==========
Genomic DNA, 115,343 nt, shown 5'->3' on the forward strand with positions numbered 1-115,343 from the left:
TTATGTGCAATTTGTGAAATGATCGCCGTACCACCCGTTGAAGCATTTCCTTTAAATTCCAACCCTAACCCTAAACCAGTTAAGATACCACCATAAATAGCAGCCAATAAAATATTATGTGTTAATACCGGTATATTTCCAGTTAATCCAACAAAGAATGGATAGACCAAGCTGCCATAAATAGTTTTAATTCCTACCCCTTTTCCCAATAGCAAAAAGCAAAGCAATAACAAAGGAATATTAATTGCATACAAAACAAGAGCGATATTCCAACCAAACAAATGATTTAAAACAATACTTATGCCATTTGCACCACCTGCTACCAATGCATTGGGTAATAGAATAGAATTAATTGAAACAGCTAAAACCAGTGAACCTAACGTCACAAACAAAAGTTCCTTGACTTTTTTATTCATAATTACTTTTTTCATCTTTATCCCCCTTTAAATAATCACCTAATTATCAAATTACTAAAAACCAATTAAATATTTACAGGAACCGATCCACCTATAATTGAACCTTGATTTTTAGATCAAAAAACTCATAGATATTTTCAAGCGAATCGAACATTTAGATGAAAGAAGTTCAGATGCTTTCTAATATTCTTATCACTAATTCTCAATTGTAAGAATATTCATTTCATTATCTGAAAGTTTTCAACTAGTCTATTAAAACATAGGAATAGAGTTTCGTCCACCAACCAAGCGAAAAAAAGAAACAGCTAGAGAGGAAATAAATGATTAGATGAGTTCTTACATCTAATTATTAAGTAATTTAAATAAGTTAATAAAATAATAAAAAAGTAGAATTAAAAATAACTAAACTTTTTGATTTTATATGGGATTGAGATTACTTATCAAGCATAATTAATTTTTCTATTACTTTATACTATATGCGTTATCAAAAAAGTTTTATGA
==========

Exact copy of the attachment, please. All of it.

Genomic DNA, 115,343 nt, shown 5'->3' on the forward strand with positions numbered 1-115,343 from the left:
TTATGTGCAATTTGTGAAATGATCGCCGTACCACCCGTTGAAGCATTTCCTTTAAATTCCAACCCTAACCCTAAACCAGTTAAGATACCACCATAAATAGCAGCCAATAAAATATTATGTGTTAATACCGGTATATTTCCAGTTAATCCAACAAAGAATGGATAGACCAAGCTGCCATAAATAGTTTTAATTCCTACCCCTTTTCCCAATAGCAAAAAGCAAAGCAATAACAAAGGAATATTAATTGCATACAAAACAAGAGCGATATTCCAACCAAACAAATGATTTAAAACAATACTTATGCCATTTGCACCACCTGCTACCAATGCATTGGGTAATAGAATAGAATTAATTGAAACAGCTAAAACCAGTGAACCTAACGTCACAAACAAAAGTTCCTTGACTTTTTTATTCATAATTACTTTTTTCATCTTTATCCCCCTTTAAATAATCACCTAATTATCAAATTACTAAAAACCAATTAAATATTTACAGGAACCGATCCACCTATAATTGAACCTTGATTTTTAGATCAAAAAACTCATAGATATTTTCAAGCGAATCGAACATTTAGATGAAAGAAGTTCAGATGCTTTCTAATATTCTTATCACTAATTCTCAATTGTAAGAATATTCATTTCATTATCTGAAAGTTTTCAACTAGTCTATTAAAACATAGGAATAGAGTTTCGTCCACCAACCAAGCGAAAAAAAGAAACAGCTAGAGAGGAAATAAATGATTAGATGAGTTCTTACATCTAATTATTAAGTAATTTAAATAAGTTAATAAAATAATAAAAAAGTAGAATTAAAAATAACTAAACTTTTTGATTTTATATGGGATTGAGATTACTTATCAAGCATAATTAATTTTTCTATTACTTTATACTATATGCGTTATCAAAAAAGTTTTATGA